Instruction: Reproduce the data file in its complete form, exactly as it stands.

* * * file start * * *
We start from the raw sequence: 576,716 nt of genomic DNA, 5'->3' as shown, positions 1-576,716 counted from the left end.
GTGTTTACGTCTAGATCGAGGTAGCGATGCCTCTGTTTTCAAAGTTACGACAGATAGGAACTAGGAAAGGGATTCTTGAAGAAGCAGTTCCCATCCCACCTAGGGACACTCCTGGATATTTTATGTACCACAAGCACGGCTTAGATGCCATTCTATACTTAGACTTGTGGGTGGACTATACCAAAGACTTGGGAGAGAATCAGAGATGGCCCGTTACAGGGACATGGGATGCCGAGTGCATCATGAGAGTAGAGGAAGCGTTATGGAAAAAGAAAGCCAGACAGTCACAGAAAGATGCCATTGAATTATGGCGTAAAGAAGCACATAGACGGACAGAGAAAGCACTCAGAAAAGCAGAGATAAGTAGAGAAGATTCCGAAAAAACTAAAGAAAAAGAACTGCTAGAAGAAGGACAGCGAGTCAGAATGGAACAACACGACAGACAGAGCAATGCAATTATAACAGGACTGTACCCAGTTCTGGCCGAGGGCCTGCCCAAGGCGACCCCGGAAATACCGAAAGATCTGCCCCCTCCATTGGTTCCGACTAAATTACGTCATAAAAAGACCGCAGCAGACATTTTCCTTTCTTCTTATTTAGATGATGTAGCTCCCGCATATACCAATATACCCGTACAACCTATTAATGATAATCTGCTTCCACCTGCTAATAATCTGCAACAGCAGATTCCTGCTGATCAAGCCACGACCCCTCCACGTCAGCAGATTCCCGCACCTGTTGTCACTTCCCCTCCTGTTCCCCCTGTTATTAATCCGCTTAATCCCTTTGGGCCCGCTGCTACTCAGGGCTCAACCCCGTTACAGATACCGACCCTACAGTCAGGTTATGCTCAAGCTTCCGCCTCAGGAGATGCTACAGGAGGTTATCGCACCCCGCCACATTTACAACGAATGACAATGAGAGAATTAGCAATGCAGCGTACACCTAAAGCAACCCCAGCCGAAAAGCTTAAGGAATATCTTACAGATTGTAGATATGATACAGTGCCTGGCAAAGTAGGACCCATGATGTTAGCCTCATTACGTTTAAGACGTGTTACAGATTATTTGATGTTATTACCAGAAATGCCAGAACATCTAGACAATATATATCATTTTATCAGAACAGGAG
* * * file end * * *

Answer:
We start from the raw sequence: 576,716 nt of genomic DNA, 5'->3' as shown, positions 1-576,716 counted from the left end.
GTGTTTACGTCTAGATCGAGGTAGCGATGCCTCTGTTTTCAAAGTTACGACAGATAGGAACTAGGAAAGGGATTCTTGAAGAAGCAGTTCCCATCCCACCTAGGGACACTCCTGGATATTTTATGTACCACAAGCACGGCTTAGATGCCATTCTATACTTAGACTTGTGGGTGGACTATACCAAAGACTTGGGAGAGAATCAGAGATGGCCCGTTACAGGGACATGGGATGCCGAGTGCATCATGAGAGTAGAGGAAGCGTTATGGAAAAAGAAAGCCAGACAGTCACAGAAAGATGCCATTGAATTATGGCGTAAAGAAGCACATAGACGGACAGAGAAAGCACTCAGAAAAGCAGAGATAAGTAGAGAAGATTCCGAAAAAACTAAAGAAAAAGAACTGCTAGAAGAAGGACAGCGAGTCAGAATGGAACAACACGACAGACAGAGCAATGCAATTATAACAGGACTGTACCCAGTTCTGGCCGAGGGCCTGCCCAAGGCGACCCCGGAAATACCGAAAGATCTGCCCCCTCCATTGGTTCCGACTAAATTACGTCATAAAAAGACCGCAGCAGACATTTTCCTTTCTTCTTATTTAGATGATGTAGCTCCCGCATATACCAATATACCCGTACAACCTATTAATGATAATCTGCTTCCACCTGCTAATAATCTGCAACAGCAGATTCCTGCTGATCAAGCCACGACCCCTCCACGTCAGCAGATTCCCGCACCTGTTGTCACTTCCCCTCCTGTTCCCCCTGTTATTAATCCGCTTAATCCCTTTGGGCCCGCTGCTACTCAGGGCTCAACCCCGTTACAGATACCGACCCTACAGTCAGGTTATGCTCAAGCTTCCGCCTCAGGAGATGCTACAGGAGGTTATCGCACCCCGCCACATTTACAACGAATGACAATGAGAGAATTAGCAATGCAGCGTACACCTAAAGCAACCCCAGCCGAAAAGCTTAAGGAATATCTTACAGATTGTAGATATGATACAGTGCCTGGCAAAGTAGGACCCATGATGTTAGCCTCATTACGTTTAAGACGTGTTACAGATTATTTGATGTTATTACCAGAAATGCCAGAACATCTAGACAATATATATCATTTTATCAGAACAGGAG